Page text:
A new report from the Chartered Institute of Environmental Health has called into question the regulatory system over fracking.
“Shale gas and fracking: examining the evidence” was produced in conjunction with environmentalist scientist group Scientists for Global Responsibility.
n “Major shortcomings in regulatory oversight regarding local environmental and public health risks.
“The large potential for UK shale gas exploitation to undermine efforts to tackle climate change.
“The water-intensive nature of the fracking process which could cause water shortages in many areas.
“The complete lack of evidence behind claims that shale gas exploitation will bring down UK energy bills”.
CIEH chief executive Graham Jukes said: “The CIEH has consistently made the case for a full independent environmental impact assessment to be carried out on all shale gas extraction proposals before permission to drill is given.
“In the enthusiasm to exploit new sources of energy we must ensure there are no unacceptable adverse impacts on the environment or on the health of people.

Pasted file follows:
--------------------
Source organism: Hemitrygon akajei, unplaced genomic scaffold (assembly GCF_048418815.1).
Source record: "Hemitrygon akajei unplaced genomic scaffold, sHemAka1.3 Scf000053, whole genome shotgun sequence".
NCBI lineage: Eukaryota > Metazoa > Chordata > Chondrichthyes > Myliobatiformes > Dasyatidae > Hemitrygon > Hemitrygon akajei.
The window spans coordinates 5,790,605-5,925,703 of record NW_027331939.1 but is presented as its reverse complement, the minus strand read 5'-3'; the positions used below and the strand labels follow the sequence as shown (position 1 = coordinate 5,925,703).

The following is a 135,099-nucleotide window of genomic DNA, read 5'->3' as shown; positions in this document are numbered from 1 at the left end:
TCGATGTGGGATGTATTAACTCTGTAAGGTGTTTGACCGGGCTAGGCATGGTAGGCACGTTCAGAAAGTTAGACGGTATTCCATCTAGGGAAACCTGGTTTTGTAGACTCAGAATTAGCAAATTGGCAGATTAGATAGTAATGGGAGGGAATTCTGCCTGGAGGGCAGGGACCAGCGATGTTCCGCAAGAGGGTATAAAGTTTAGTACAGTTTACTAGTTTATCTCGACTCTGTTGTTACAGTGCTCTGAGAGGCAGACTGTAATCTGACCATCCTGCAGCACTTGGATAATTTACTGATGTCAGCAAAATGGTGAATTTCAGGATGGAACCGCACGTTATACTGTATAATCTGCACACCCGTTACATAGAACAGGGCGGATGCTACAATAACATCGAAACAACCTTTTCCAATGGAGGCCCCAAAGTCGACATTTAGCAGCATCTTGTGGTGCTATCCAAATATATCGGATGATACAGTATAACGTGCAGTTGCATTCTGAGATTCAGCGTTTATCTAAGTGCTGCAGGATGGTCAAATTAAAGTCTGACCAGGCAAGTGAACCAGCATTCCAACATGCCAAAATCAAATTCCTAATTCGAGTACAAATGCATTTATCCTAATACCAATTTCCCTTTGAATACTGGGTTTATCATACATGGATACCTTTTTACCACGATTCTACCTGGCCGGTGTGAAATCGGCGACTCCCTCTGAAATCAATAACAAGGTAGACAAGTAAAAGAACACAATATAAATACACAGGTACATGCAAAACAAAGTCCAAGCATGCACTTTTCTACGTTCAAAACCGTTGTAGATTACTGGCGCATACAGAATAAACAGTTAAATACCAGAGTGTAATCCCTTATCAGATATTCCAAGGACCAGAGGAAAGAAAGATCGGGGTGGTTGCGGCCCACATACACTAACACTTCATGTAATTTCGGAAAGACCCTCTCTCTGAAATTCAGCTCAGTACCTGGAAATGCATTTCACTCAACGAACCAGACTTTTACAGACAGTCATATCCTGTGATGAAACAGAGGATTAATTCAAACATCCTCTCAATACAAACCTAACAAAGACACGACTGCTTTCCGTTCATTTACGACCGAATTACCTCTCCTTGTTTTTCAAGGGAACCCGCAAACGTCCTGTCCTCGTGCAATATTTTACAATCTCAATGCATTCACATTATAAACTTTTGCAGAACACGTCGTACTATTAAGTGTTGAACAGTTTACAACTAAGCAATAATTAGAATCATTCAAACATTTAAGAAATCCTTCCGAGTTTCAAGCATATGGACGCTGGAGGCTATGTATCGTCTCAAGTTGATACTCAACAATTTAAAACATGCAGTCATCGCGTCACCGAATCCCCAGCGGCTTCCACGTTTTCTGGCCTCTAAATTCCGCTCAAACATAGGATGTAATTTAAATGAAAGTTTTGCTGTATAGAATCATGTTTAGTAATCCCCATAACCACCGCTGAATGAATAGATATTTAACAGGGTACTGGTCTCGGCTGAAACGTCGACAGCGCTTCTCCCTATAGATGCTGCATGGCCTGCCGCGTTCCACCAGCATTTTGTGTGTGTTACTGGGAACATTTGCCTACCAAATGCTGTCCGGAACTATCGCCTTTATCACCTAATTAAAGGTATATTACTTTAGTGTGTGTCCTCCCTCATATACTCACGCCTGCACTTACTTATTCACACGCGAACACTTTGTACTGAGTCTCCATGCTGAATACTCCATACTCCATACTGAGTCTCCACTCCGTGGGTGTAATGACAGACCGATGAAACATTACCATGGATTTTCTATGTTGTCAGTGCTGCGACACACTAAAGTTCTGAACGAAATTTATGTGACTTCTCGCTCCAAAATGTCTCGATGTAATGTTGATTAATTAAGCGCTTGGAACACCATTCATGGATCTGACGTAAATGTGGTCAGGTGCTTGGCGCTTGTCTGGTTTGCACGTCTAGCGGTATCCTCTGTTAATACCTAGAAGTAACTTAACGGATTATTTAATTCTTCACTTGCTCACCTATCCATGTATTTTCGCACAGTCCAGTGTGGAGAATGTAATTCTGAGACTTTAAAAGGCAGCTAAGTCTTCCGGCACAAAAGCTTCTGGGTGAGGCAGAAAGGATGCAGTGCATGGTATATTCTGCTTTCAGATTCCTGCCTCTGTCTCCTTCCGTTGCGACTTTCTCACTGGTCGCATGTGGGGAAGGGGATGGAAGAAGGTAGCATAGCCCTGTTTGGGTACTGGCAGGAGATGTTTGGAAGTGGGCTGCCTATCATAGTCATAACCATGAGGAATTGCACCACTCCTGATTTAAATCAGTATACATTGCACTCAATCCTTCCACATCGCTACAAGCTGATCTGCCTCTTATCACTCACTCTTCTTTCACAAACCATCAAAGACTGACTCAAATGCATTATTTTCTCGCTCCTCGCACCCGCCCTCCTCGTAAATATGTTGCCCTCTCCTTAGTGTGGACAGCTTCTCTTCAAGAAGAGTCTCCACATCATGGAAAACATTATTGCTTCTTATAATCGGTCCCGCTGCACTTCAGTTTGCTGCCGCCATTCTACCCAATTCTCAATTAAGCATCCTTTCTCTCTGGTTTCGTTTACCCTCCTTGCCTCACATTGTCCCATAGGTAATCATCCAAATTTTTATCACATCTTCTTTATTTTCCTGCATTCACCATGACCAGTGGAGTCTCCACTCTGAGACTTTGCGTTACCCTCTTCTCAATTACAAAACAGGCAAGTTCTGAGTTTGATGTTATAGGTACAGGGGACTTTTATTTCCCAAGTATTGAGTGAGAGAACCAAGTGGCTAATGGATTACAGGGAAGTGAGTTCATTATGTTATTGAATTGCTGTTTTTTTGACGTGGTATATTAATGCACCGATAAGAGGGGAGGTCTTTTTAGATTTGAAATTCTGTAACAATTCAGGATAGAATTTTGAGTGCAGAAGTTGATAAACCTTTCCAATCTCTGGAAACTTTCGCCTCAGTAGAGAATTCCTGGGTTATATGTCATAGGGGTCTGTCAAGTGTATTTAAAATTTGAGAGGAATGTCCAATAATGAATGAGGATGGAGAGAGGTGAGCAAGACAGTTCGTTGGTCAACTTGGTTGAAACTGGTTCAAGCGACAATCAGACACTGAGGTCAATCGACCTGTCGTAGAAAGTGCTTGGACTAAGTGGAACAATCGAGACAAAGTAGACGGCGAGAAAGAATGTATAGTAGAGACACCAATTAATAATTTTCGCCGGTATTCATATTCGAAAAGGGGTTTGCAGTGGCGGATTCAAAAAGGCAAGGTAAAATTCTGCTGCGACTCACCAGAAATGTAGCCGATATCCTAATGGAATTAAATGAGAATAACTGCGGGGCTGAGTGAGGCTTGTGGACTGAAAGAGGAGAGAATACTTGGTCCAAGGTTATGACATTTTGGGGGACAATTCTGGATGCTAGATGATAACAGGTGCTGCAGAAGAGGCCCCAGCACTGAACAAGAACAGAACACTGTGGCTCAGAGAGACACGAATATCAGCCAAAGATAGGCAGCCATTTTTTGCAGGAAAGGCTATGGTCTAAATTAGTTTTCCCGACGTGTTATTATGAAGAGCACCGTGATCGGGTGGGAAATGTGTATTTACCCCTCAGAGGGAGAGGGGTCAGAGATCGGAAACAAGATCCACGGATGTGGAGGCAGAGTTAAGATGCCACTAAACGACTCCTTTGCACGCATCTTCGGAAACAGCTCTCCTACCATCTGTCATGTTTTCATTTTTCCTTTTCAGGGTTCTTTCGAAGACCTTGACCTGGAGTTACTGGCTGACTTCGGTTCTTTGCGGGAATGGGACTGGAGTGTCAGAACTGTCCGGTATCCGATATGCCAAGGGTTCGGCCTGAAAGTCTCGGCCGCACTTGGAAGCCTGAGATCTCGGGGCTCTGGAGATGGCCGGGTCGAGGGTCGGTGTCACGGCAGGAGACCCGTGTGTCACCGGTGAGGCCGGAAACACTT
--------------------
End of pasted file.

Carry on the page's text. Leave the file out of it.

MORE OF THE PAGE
“Local authorities should resist allowing shale gas extraction in their areas until they are satisfied on that point.”
A spokesman for the Roseacre Awareness Group said: “We are pleased at last that respected, independent bodies are now backing up what anti-fracking groups have been saying all along.”
But gas exploration firm Cuadrilla hit back saying Arup had completed an independent environmental Impact assessment into the possible effects of fracking around sites at Roaseacre Wood and Little Plumpton.
Ken Cronin, chief executive of representative body for the UK onshore oil and gas industry UKOOG, said: “This report is selective in its use of available information, highly inaccurate and in places contradicts itself.”
He added that extensive research by the likes of the Royal Society and the Royal Academy of Engineering showed fracking could be carried out safely.